David Bomberg's The Mud Bath (1914) Courtesy of Tate

When David Bomberg unveiled a collection of bold geometric works at Chelsea's Chenil Gallery in 1914, he was interpreted by many to be severing ties with traditional art. But, as convincingly argued byYoung Bomberg and the Old Masters at the National Gallery (until 1 March 2020; free), his audacious brand of modernism was in fact heavily—and avowedly—indebted to the past. Confined to just one room, the exhibition is rather pressed for space, showing just 8 Bombergs (half of which are preliminary studies) with two Old Masters. In The Mud Bath (1914) (on loan from Tate), quasi-anthropomorphic figures are arranged to loosely resemble bathers at an East End bathhouse. While the shows catalogue suggests the work's inspirations (namely Rembrandt, Michaelangelo) we are largely left to imagine these links. Far more effective are the direct comparisons—Botticellis Portrait of a Young Man (around 1480-5) hangs besides a pencil self-portrait, directly influenced by the quattrocento painting, with both men possessing charismatic, determined stares. Even better is the painted study Sappers at Work (1918-19), a towering portrayal of a mine attack in World War I, which has its striking roses and lilacs tied to the swirling pinks and purples of El Greco. Mercifully, Bomberg is never pitted against these Renaissance heavyweights (there is no doubt who would win). Instead, the show allows for his clear reverence of the Old Masters to remain the focus, serving to both reposition and elevate his work.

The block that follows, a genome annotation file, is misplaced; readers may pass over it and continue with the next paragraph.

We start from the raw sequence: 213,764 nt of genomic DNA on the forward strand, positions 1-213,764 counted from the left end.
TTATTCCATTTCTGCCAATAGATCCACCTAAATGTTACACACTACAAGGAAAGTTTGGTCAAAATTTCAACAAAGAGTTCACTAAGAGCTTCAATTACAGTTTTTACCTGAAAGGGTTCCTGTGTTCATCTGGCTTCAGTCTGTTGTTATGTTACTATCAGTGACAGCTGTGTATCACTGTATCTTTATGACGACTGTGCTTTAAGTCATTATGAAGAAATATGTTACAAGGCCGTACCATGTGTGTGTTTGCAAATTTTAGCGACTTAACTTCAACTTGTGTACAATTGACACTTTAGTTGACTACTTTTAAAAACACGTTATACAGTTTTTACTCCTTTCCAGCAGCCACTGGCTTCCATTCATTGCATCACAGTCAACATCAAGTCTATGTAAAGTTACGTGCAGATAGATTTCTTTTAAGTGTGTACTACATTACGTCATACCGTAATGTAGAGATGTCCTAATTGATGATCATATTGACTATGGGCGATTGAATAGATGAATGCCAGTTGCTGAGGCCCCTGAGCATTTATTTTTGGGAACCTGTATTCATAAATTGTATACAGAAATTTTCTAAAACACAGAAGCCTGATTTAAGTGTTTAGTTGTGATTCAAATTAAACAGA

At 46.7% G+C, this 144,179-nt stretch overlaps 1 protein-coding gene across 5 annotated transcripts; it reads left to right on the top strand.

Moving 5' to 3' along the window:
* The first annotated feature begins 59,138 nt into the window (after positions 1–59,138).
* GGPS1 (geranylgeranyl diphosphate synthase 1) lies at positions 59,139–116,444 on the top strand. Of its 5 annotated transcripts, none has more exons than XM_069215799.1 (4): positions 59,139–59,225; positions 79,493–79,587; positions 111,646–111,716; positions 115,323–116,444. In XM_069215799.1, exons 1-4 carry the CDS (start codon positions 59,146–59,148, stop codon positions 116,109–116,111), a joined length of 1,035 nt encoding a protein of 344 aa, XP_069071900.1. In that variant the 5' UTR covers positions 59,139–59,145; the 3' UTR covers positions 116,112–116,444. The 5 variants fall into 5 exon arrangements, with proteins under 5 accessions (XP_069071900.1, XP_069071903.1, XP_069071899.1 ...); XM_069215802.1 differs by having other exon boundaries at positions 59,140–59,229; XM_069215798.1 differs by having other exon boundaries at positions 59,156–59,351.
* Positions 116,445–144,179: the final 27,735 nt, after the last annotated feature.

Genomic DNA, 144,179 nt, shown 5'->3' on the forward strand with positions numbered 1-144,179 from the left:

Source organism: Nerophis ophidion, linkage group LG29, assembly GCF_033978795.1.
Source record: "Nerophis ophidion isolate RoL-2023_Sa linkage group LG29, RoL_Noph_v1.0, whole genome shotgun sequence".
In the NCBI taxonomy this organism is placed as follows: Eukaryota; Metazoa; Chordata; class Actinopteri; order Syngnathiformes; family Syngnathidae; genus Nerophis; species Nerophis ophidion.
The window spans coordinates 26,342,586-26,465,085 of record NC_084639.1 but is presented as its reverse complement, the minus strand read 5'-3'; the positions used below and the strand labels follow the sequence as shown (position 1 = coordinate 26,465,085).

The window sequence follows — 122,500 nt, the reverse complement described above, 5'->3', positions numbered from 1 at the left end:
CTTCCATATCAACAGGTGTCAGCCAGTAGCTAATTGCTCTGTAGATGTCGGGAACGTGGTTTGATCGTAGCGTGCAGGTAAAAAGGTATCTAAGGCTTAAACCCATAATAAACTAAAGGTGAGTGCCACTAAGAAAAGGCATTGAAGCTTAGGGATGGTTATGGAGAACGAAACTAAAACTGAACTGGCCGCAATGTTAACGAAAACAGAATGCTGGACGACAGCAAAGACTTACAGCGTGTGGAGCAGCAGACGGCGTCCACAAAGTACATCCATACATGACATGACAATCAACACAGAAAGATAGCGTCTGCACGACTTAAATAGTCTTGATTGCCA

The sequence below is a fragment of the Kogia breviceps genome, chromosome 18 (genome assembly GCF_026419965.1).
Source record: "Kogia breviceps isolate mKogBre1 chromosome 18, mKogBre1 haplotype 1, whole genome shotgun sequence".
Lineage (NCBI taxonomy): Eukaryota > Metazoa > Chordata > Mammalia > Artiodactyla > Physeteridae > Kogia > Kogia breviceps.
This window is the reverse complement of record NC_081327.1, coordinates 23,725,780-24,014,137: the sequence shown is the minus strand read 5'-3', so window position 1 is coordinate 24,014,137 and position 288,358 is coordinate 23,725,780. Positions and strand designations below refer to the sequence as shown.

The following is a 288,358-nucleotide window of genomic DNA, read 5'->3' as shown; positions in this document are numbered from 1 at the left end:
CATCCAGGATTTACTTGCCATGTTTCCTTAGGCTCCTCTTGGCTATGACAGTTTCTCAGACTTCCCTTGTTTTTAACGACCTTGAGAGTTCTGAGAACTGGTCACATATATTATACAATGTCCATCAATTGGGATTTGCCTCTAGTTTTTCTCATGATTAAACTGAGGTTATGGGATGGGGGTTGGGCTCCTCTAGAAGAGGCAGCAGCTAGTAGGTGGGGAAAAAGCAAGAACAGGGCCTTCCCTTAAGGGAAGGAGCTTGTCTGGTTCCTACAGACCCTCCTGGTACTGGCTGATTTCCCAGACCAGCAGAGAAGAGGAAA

“Im gonna breakaway, breakaway from the everyday,” sings Toni Basil in Bruce Conners mesmerising, sexy and infinitely catchy Breakaway (1966). The exhibition Bruce Conner: Breakaway at Thomas Dane Gallery (until 22 February 2020; free) is of a single work that only lasts five minutes. But visitors will find it hard to not watch it more than once or be able to shake off the tune for the rest of the day. On the face of it, especially in a post-MTV world, the experimental US artists film is a straightforward music video. But it is in the works seeming simplicity where the brilliance lies. Shot on 16mm black-and-white film it shows the US singer and performer Toni Basil dancing in front of a black background, wearing different outfits—quickly losing then gaining them again—as her song plays over the top. The film's fast cut edits and the jitteriness of its frenzied zooms create a strobe-like effect and at times the flickers of Basils body make it become almost abstracted; she becomes a trace of herself before boldly coming back. Its all over too fast before being played back in reverse using a backmasking technique popularised by The Beatles that very same year. Basil then makes two fleeting final appearances before the end credit: “fine”.

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